Site Search. Has yours got teeth?

By AbiHough

27.10.2016

  • People who use your website search have a higher level of purchase intent than those that are just browsing
  • Because of this they will on average convert 5 or 6 times more often than those just having a look
  • Your site search needs to be on point to maximise your revenue or you could be missing out on customers who are ready to give their money to you

The site search. Often put in the corner, out of sight and neglected like an abandoned dog, but did you know this mongrel of site functionality could actually be one of the most important features?


A Site Search needs to stalk your content and turn up the right results no matter what the user search pattern is

Data shows that people who are using your website search often have much more inclination to actually purchase something. So, what should you be doing to make sure you optimise your site search so people find what they want with as little hassle as possible and make that all important purchase?

Position is everything.

“Top right, and tiny”. Sound familiar? Hmm I thought so. Truth is though, whilst that was an established design pattern some years ago, things have moved on. Users expect more. Product offerings can be extensive and in general everyone has less time to look for what they want, let alone spending more time trying to figure out where to search in the first place.

Gap. Top Right. Tiny. Doesn’t really look like a search and low on visual hierarchy

 

Top Tips for great positioning:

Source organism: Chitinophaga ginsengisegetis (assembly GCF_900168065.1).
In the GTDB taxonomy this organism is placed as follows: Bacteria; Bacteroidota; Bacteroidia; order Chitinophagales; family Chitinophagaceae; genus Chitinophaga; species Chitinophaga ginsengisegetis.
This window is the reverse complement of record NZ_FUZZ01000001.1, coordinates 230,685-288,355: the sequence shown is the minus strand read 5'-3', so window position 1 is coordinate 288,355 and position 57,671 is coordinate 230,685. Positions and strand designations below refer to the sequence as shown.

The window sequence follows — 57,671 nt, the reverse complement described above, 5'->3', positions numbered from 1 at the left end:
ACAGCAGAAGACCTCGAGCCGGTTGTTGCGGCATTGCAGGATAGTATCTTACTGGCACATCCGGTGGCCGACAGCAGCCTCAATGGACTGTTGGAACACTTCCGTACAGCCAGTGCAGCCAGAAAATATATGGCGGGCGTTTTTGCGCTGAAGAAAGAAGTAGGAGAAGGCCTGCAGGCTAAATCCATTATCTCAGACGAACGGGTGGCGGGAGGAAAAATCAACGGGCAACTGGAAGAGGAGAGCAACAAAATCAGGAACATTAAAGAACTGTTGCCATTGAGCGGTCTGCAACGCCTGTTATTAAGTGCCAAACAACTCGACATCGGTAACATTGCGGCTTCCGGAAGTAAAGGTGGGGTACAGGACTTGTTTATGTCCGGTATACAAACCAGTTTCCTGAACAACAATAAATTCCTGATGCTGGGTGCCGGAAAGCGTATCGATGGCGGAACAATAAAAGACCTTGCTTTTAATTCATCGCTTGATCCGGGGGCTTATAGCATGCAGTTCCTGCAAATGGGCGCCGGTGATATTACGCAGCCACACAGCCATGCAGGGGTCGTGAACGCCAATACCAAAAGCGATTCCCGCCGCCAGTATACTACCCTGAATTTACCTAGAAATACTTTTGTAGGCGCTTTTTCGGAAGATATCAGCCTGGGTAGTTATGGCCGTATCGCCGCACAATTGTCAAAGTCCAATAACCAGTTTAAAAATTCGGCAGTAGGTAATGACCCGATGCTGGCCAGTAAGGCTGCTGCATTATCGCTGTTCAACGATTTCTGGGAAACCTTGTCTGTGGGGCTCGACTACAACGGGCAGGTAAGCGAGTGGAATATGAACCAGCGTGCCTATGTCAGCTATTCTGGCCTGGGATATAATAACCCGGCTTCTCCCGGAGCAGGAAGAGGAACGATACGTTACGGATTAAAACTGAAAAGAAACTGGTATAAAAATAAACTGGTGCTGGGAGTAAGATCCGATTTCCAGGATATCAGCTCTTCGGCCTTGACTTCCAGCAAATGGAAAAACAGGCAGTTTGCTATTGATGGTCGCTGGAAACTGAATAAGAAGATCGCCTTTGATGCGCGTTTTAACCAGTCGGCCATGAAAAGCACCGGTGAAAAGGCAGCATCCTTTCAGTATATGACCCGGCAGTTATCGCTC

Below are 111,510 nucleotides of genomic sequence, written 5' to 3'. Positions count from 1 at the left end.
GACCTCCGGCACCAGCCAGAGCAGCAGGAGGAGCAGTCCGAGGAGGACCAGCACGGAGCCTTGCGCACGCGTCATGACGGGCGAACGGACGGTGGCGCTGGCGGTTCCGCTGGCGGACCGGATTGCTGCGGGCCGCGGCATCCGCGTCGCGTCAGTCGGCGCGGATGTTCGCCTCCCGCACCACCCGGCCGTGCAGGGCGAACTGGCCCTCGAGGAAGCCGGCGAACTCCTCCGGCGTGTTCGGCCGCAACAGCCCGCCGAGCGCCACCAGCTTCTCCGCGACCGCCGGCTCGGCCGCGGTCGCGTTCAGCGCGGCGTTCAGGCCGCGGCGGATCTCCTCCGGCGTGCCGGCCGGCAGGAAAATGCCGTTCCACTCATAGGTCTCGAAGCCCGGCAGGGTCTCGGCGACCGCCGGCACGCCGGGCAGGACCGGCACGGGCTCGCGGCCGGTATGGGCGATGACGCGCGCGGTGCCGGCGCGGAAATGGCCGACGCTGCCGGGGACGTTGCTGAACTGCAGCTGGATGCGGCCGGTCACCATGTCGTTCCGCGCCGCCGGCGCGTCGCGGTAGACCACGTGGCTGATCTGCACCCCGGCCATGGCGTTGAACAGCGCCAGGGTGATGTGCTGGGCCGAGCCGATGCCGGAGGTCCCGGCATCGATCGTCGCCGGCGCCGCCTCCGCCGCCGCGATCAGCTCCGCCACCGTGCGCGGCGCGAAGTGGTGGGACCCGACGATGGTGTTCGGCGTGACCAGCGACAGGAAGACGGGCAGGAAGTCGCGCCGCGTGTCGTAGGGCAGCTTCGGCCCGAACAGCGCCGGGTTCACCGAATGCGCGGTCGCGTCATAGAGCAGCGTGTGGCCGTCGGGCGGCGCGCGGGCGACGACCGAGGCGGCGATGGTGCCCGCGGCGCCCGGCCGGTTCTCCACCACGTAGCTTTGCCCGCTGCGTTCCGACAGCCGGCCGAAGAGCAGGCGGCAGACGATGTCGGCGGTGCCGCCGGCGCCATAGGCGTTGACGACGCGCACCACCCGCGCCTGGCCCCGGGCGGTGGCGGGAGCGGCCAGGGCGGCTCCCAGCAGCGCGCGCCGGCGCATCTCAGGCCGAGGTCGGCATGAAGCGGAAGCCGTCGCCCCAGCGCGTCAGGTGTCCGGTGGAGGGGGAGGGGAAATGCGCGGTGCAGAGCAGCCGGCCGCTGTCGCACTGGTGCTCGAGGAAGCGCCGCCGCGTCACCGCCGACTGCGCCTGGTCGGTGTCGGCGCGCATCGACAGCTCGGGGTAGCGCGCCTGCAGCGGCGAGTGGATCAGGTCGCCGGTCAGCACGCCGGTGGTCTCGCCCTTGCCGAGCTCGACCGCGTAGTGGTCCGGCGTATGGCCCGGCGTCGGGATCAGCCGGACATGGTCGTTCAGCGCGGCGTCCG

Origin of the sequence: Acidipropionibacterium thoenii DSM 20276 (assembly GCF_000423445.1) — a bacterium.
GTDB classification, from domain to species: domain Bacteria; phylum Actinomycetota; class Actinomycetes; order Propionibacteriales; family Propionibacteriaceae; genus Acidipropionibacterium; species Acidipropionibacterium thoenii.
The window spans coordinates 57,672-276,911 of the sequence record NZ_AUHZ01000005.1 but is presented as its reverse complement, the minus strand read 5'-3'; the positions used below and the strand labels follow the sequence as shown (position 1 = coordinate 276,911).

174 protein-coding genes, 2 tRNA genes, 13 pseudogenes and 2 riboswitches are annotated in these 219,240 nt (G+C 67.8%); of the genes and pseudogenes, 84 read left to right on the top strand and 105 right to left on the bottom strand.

1. Make it visible and locate it in the same place on ALL your pages. At the top of the page is usually a good idea.
  2. Give it prominence so users can spot it immediately and understand the functionality from a glance
  3. Give it unique space. In other words, don’t place it near other boxes that do other things.

Missguided. Top Middle. Big and great identification of functionality

Size. Yes, it matters.

The size of your search box needs to be directly related to the customer search behaviour and what it is you’re selling. Look at your data, what search terms are people using?

Top Tips for great sizing:

  1. Look at your search data to establish the number of phrases and keywords people are using
  2. Design your search box so that it is large enough so users can see ALL of words they are searching on
  3. Add extra space to allow users to correct/update search terms easily

Amazon – maximum sizing for search optimised for its vast product range

If you like it then you need to put a label on it.

Sounds obvious right, but if your search functionality identity isn’t 100% obvious make sure you give it some micro copy to really clarify the purpose. This can be done in a number of ways from standard labels that reside next to the search input, or text inside the search box that gives the user hints to what they can search for and how to search. And don’t forget your call to action button, that needs love too!

Top Tips for great labelling:

  1. Make labelling clear and explanatory
  2. Use helpful text in the site search box to explain how to search and what to search for, but make sure this help text automatically disappears when the user starts to type their search terms
  3. The search call to action button should be labelled appropriately. “Search” is better than “Go”. And make sure if the user presses return on the keyboard it serves the same purpose as clicking on the button.

 

John Lewis has great labelling for its search and a sizeable box

 

Break it down.

Depending on the number of products you offer and the range of categories you have, assisting your users to narrow down their search parameters can provide a huge time saving and effort load on that potential customer wanting to buy something quickly.

Top Tips for search refinement:

  1. Let your user narrow down their search before they’ve even typed a search term. This will increase the likely hood of them finding what they want sooner
  2. Use autocomplete to give a list of likely results based on what the user is typing. It speeds up search by providing instantaneous results, limits misspellings and reduces the chance of the user ending up with zero results found.